Electronic Theatre In-depth Review: Bug Village

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Glu Mobile has a reputation of delivering hit-and-miss products. Some of their titles have defined what it is that makes mobile gaming a compelling alternative to handheld and home console products, whereas others are misjudged ragtag production cynically designed to micro-manage a player’s disposable income. The recently released Windows Phone 7 version of Bug Village falls into the latter camp.

Available now for what is arguably the most capable platform currently offering mobile gaming experiences, the Xbox LIVE enabled version of Bug Village is an unrelenting attempt to drill a few extra pounds from the player’s credit cards or Microsoft Points balance. At first the videogame appears to be a light-hearted cross between SimCity and Animal Crossing: the player commands the occupants of their village as a disembodied overseer, controlling the development of buildings and industry, depicted as mud huts, bee hives, flowers and piles of junk. As the player progressing through the level system they are able to purchase new houses and production centres, increasing their population and virtual gross domestic product (GDP) respectively.

The basic gameplay premise is actually genuinely entertaining in the short term. Players will use ants and bees to harvest the piles and plants respectively, earning experience points and acorns. Acorns are the currency of Bug Village, and while they may at first seem limited, appropriate management of time and resources will soon see you building up a stock that it is near impossible to diminish. There are limitations in place on these assets however, dictated by time.

Players can assign ants and bees to collect produce from piles and flowers on one of three time scales, differing in accordance to the size of the facility. Piles produce more experience and acorns per assigned worker in the long term, whereas plants are more productive if revisited regularly. In addition to these production options are the Tasks which are assigned with each new level. Ranging from planting a certain amount of a specific decoration to upgrading your bugs’ homes, the Tasks reward the player with bonus experience and acorns. However, nowhere does it offer you an indication of how great these rewards will be until the task is completed.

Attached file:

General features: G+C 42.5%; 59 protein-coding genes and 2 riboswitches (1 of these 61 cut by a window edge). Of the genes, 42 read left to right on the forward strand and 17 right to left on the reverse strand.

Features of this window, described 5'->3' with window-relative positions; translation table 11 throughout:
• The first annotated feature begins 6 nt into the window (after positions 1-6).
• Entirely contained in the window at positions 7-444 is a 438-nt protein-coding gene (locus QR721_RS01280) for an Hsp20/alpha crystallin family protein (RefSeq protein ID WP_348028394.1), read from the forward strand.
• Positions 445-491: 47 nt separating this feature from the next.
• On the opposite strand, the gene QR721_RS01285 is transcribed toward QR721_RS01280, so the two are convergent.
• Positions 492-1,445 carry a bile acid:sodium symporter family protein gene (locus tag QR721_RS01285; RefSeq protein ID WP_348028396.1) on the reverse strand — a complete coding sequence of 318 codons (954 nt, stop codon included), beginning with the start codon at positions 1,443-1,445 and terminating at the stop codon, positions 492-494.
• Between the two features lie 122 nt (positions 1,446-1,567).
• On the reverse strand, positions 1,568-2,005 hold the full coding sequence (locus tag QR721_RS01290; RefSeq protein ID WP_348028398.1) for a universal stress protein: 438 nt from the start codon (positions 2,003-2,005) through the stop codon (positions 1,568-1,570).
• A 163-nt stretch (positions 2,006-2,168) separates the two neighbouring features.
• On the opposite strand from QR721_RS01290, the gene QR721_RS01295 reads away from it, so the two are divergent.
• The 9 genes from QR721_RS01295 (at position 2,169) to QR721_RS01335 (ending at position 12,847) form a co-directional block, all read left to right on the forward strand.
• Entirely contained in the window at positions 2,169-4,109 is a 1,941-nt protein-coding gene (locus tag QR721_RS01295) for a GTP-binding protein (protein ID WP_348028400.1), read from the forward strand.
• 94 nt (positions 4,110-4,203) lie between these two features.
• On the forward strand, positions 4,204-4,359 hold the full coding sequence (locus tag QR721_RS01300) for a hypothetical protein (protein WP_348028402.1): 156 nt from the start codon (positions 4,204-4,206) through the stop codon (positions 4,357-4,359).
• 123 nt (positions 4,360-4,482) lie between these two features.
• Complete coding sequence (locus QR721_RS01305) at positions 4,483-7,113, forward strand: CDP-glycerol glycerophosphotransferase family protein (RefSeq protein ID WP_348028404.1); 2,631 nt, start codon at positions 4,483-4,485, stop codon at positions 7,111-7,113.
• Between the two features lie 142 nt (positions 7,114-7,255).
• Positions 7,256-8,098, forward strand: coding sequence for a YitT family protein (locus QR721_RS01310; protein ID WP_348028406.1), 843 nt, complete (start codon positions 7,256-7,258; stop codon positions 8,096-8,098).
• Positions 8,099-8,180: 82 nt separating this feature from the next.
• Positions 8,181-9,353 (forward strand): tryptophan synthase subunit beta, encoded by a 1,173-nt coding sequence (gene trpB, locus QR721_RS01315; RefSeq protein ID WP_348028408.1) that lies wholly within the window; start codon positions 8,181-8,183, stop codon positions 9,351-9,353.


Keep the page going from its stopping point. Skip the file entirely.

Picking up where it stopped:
The third leg of Bug Village’s productivity is the random bug appearances. The green Stink Bugs require three taps to remove from play, the tubby Ladybugs need a single tap to help them on their way and the Ant Lions require several taps to be pushed back into the ground. All three of these bugs offer a small amount of bonus experience points and acorns, but as players strive for the Achievements reliant on these two assets, every little does count.

On top of the basic premise of time managed productivity is the coin system. Players are given ten coins to begin with, and in the tutorial are taught how using the coins can speed-up production significantly, completing work on a developing building or acorn collection instantly. However, in order advise the player in this regard the tutorial commands players use half of their allotted coins before being let off the reigns, and of course, to obtain more coins players must make a considerable financial investment: it costs two coins to complete work on a building, and ten coins will set you back 160 Microsoft Points. It took  Electronic Theatre approximately eight weeks of playing several times a day to complete Bug Village, and those two coins could’ve easily be used in every instance. In order to maximise the efficiency of your village, players could well spend as much on coins as they would on a full retail product, if they were so inclined. What’s more, there are certain objects that can only be obtained with coins, albeit unnecessary ones.

Not only is Bug Village an awkward presentation of time and real-world finance management, but it’s also far from being technically sound. Some Windows Phone 7 handsets have reportedly suffered unresponsiveness issues, whereas others find that the screen blacks out completely once the village becomes more populated; the players can continue with their plans as normal, but only if they can remember where the objects they have in use were before the images disappeared. Bug Village is hardly pushing the Windows Phone 7 OS or any of the handsets on which it is based, and so such issues are frankly unforgivable.

Bug Village is a cynical videogame production: a lukewarm attempt to encourage players to splash the cash on an inconsequential virtual village that can easily be progressed without any financial investment, as long as players are willing to revisit every few hours. It’s a videogame that is perfectly suited to those two minute breaks whilst standing in line or being placed on hold during a phone conversation, but the obvious nature of its intention to offer little more than a facilitation of a micro-transaction system soon wears thin. In reality, the only reason to entertain Bug Village is to unlock those all-important 200 Gamerscore points.

 

 

 

 

 

 

 

 

 

 

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